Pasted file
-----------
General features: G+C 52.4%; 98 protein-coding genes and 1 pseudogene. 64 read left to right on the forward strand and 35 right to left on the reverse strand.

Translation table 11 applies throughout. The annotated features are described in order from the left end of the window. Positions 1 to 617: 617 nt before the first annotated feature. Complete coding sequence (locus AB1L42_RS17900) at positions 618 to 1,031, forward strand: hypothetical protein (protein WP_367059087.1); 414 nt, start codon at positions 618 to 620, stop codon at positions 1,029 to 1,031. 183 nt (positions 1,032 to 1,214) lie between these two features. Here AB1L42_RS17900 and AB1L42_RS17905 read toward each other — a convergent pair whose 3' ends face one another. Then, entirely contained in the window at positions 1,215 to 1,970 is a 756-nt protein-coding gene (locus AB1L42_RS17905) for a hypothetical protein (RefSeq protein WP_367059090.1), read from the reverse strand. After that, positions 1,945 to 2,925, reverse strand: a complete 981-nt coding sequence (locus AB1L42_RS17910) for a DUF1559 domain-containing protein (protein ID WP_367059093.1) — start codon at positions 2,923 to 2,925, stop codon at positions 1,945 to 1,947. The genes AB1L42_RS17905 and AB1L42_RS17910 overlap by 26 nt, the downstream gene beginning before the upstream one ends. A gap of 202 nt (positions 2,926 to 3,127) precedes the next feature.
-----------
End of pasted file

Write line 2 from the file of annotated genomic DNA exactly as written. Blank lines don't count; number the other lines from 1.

Translation table 11 applies throughout. The annotated features are described in order from the left end of the window. Positions 1 to 617: 617 nt before the first annotated feature. Complete coding sequence (locus AB1L42_RS17900) at positions 618 to 1,031, forward strand: hypothetical protein (protein WP_367059087.1); 414 nt, start codon at positions 618 to 620, stop codon at positions 1,029 to 1,031. 183 nt (positions 1,032 to 1,214) lie between these two features. Here AB1L42_RS17900 and AB1L42_RS17905 read toward each other — a convergent pair whose 3' ends face one another. Then, entirely contained in the window at positions 1,215 to 1,970 is a 756-nt protein-coding gene (locus AB1L42_RS17905) for a hypothetical protein (RefSeq protein WP_367059090.1), read from the reverse strand. After that, positions 1,945 to 2,925, reverse strand: a complete 981-nt coding sequence (locus AB1L42_RS17910) for a DUF1559 domain-containing protein (protein ID WP_367059093.1) — start codon at positions 2,923 to 2,925, stop codon at positions 1,945 to 1,947. The genes AB1L42_RS17905 and AB1L42_RS17910 overlap by 26 nt, the downstream gene beginning before the upstream one ends. A gap of 202 nt (positions 2,926 to 3,127) precedes the next feature.